In the Comment[30] of respondent, he stated that he was presumed fit at the time he entered into a contract with the petitioners as revealed by the results of the PEME. He argued that he is entitled to total permanent disability benefits because he was found and declared as unfit to work by his private physician and that there is a disputable presumption that his illness is work-­related. He also argued that he is considered total and permanently disabled as he was unable to work for more than 120 days.

The main issue for this Court's resolution is whether or not respondent is entitled to total and permanent disability benefits.

Entitlement of seamen on overseas work to disability benefits is a matter governed, not only by medical findings, but by law and by contract. The material statutory provisions are Articles 191 to 193 under Chapter VI (Disability Benefits) of the Labor Code, in relation with Rule X of the Rules and Regulations Implementing Book IV of the Labor Code. By contract, the POEA-SEC, as provided under Department Order No. 4, series of 2000 of the Department of Labor and Employment, and the parties' CBA bind the seaman and his employer to each other.[31]

Considering that respondent was hired in 2008, the 2000 POEA-SEC applies. The 2000 POEA-SEC defines work-related illness as:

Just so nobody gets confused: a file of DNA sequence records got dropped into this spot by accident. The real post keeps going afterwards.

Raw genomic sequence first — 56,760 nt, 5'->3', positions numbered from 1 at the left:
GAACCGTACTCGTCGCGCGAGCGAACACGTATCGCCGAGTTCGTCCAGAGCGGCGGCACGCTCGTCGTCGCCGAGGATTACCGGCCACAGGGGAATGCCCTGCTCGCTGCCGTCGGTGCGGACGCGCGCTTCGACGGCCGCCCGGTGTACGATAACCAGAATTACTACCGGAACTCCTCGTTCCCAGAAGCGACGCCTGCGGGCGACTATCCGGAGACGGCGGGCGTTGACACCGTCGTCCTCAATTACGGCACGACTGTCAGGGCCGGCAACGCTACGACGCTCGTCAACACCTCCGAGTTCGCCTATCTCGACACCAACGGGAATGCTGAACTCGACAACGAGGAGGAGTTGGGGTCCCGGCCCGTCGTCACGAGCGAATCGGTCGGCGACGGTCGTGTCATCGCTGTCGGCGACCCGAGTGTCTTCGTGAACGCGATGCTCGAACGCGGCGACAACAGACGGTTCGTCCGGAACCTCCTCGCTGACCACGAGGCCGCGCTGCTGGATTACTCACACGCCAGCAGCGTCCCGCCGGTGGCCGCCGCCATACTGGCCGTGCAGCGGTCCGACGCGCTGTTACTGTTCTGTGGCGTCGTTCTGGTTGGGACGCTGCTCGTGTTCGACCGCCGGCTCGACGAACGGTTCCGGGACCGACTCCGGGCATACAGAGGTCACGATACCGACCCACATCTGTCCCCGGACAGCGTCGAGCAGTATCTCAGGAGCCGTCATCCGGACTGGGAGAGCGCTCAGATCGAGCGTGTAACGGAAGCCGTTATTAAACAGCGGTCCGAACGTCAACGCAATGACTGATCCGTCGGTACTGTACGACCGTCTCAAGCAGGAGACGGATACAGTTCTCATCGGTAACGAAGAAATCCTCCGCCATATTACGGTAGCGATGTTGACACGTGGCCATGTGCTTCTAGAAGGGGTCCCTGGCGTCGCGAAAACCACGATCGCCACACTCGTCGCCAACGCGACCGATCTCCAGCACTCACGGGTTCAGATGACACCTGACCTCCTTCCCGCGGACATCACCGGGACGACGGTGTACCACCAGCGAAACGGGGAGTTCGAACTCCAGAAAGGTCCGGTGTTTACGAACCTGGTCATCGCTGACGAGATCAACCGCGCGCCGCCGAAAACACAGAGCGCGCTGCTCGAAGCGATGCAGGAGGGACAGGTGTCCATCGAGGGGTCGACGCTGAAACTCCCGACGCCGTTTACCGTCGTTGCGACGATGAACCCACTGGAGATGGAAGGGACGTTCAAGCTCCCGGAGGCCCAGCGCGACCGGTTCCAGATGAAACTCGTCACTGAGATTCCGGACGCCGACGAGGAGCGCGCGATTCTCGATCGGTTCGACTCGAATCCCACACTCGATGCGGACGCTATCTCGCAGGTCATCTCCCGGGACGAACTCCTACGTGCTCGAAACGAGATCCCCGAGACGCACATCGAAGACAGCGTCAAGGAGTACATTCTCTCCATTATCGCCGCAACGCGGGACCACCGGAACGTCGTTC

Definition of Terms:

12. Work-Related Illness - any sickness resulting to disability or death as a result of an occupational disease listed under Section 32-A of this contract with the conditions set therein satisfied.
The illness of respondent, cavernoma, is not included in the list of occupational diseases under Section 32-A of the POEA-SEC. However, Section 20(B)(4)[32] of the contract provides that those illnesses not listed in Section 32 are disputably presumed as work-related.

In interpreting the aforesaid definition, this Court has held that for disability to be compensable under Section 20(B) of the 2000 POEA-SEC, it is not sufficient to establish that the seafarer's illness or injury has rendered him permanently or partially disabled; it must also be shown that there is a causal connection between the seafarer's illness or injury and the work for which he had been contracted.[33]

In determining the work-causation of a seafarer's illness, the diagnosis of the company-designated physician bears vital significance. After all, it is before him that the seafarer must initially report to upon medical repatriation.[34]